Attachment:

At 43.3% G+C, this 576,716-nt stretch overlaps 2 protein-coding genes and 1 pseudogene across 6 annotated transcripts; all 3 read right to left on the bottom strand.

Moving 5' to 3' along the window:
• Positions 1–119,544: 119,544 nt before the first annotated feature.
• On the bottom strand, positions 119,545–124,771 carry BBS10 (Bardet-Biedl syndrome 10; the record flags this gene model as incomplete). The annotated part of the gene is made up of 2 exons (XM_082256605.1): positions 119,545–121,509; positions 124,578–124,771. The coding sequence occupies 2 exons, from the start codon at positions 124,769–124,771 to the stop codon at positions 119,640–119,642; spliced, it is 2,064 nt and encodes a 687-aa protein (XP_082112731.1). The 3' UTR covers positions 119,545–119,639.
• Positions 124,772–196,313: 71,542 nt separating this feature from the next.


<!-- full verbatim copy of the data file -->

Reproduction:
At 43.3% G+C, this 576,716-nt stretch overlaps 2 protein-coding genes and 1 pseudogene across 6 annotated transcripts; all 3 read right to left on the bottom strand.

Moving 5' to 3' along the window:
• Positions 1–119,544: 119,544 nt before the first annotated feature.
• On the bottom strand, positions 119,545–124,771 carry BBS10 (Bardet-Biedl syndrome 10; the record flags this gene model as incomplete). The annotated part of the gene is made up of 2 exons (XM_082256605.1): positions 119,545–121,509; positions 124,578–124,771. The coding sequence occupies 2 exons, from the start codon at positions 124,769–124,771 to the stop codon at positions 119,640–119,642; spliced, it is 2,064 nt and encodes a 687-aa protein (XP_082112731.1). The 3' UTR covers positions 119,545–119,639.
• Positions 124,772–196,313: 71,542 nt separating this feature from the next.